- Fallout: New Vegas: There are a lot of opportunities to do both good things and evil things, and there are rewards for both. However, there is a general trend of higher rewards for more effort and often times the evil route is a shortcut with limited rewards while the good route is more rewarding in the long term.
- In the Old World Blues expansion several optional side quest to aid members of the Think Tank will result in an easy way to end the expansion without bloodshed. If you do you can continue to take advantage of the extra caps, magazines, and energy cell they give you every day whenever you go back to The Sink.
- Helping the Brotherhood of Steel with their internal conflicts will net you power armor training, something you would otherwise not be able to get until much later in the game.
- Increasing your Freeside rep by helping The Kings or The Followers will result in members of The Kings periodically approaching you and giving you free stuff.
- Increasing your rep with any major town will result in better prices at their stores. The best way to do this is to go out of your way to help people in that town (defending Goodsprings from the Powder Gangers, getting a new sheriff for Primm, etc). In contrast the evil option would be to just murder everyone. This will allow you to loot the place, but deny you the additional merchants, which can be more harmful in the long run.
- Increasing your rep with the Followers of the Apocalypse will first get you some free healing items every day, and later get you an honorary membership which gains you access to their safe house. You do this by helping them provide aid to the people of Freeside, cleaning up drug addicts, fetching medicine, helping refugees, and other act of humanitarianism.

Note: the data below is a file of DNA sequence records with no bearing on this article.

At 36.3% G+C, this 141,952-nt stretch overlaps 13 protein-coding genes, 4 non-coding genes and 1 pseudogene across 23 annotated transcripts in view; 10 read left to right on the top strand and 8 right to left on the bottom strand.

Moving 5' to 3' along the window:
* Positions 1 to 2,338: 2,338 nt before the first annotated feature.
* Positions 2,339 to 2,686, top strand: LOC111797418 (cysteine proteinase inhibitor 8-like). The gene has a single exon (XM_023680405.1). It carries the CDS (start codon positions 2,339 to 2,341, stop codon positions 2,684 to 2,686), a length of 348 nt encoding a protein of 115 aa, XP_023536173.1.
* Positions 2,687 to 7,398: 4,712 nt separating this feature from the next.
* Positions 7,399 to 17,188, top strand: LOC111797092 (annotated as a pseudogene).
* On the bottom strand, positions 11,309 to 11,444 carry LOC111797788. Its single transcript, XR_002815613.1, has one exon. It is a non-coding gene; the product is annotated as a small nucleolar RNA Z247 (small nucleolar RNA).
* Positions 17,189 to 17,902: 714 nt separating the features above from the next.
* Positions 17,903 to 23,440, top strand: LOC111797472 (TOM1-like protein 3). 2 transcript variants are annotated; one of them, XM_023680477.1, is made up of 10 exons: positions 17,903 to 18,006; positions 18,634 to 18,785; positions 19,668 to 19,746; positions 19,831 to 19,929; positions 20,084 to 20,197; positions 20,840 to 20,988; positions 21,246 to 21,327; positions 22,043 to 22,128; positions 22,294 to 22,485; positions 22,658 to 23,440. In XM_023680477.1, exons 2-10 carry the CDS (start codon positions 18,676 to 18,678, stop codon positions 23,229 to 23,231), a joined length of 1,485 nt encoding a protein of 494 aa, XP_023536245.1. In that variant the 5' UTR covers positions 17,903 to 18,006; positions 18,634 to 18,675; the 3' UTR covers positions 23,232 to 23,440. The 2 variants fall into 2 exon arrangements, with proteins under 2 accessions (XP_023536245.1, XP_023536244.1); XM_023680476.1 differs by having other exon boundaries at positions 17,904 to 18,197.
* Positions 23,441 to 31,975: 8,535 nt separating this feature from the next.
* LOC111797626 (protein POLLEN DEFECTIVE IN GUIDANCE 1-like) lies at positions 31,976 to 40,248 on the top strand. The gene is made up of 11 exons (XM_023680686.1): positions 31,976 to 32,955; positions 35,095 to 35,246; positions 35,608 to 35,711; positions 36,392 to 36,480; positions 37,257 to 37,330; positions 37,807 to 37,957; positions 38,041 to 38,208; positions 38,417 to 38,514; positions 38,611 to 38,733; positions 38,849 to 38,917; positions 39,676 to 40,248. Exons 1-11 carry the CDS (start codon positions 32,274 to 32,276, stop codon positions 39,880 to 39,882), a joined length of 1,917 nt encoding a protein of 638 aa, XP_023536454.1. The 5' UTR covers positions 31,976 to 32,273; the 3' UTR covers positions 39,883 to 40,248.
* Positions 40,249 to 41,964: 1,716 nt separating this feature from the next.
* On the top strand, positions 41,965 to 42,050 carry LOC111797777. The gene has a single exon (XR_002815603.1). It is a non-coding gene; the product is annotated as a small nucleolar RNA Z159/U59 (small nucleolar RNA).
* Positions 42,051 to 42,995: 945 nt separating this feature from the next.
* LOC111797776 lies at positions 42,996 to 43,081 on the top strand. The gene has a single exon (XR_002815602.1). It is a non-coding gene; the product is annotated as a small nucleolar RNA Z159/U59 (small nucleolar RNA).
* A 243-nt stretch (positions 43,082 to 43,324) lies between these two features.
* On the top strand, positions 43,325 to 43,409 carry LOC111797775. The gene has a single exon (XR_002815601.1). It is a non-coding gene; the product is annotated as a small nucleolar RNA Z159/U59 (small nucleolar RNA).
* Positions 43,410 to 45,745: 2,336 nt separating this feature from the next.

- In Quarry Junction a man will straight up pay you after the fact if you fix the town's pet mole rats leg and/ or fix their generator. The evil option (killing the mole rat and wrecking the generator) will only net you mole rat meat and scrap.
- In Honest Hearts, killing or hostilizing any friendly NPC's triggers "Chaos in Zion" and forces you into a shorter alternate quest, denying you any of the rewards or achievments earned from the normal path.
- In StarCraft II: Wings of Liberty, one of the first missions involves fleeing Mar Sara. At certain points in the mission, stranded survivors will call for aid. If you go to retrieve them with enough forces, you can end up with a positive net gain in saved resources. Similarly, in the mission where you bail out Narud, it is almost impossible to win the mission on hard mode if you don't bother to search and save the surviving mercenaries scattered around the map. This happens again when you fight in the underground caverns on Char where rescuing lost terran units (especially the firebats) is almost a must. In-universe, helping Tosh and Ariel Hanson will free many dissenters and intellectuals who opposed Mengsk and help humanity in its search for a cure for infestation respectively.
- In BioShock, rescuing Little Sisters gets you less ADAM than harvesting them, but you'll get extra rewards that cannot be obtained otherwise (like the almighty Hypnotize Big Daddy Plasmid), including additional ADAM, making the difference in ADAM negligible, but much poorer in terms of exclusive Tonics and Plasmids. The same is true in BioShock 2.
- In the Civilization series of games the Republic and Democracy forms of government place some restrictions on your foreign policy (harder to initiate or sustain a war effort) and support for military units, and your populace gets discontented quicker when you are engaged in war (even those not initiated by you)—not exactly easy for a player bent on conquest (at least early and mid game), compared to Despotism, Monarchy, or Communism. But the economic benefits of these government forms (especially Democracy) is astronomical, to the point that late in the game the player can still pay for a large military (with advanced technology paid for with more money that can go into research or tech trades) if they're so inclined, and become a formidable superpower. Or they're more likely to achieve the technological victory (first ship to Alpha Centauri).
- In first and second game Democracy was almost a Game-Breaker, since it gave you immunity to corruption - your empire could run smoothly without any loss of money from its sheer size.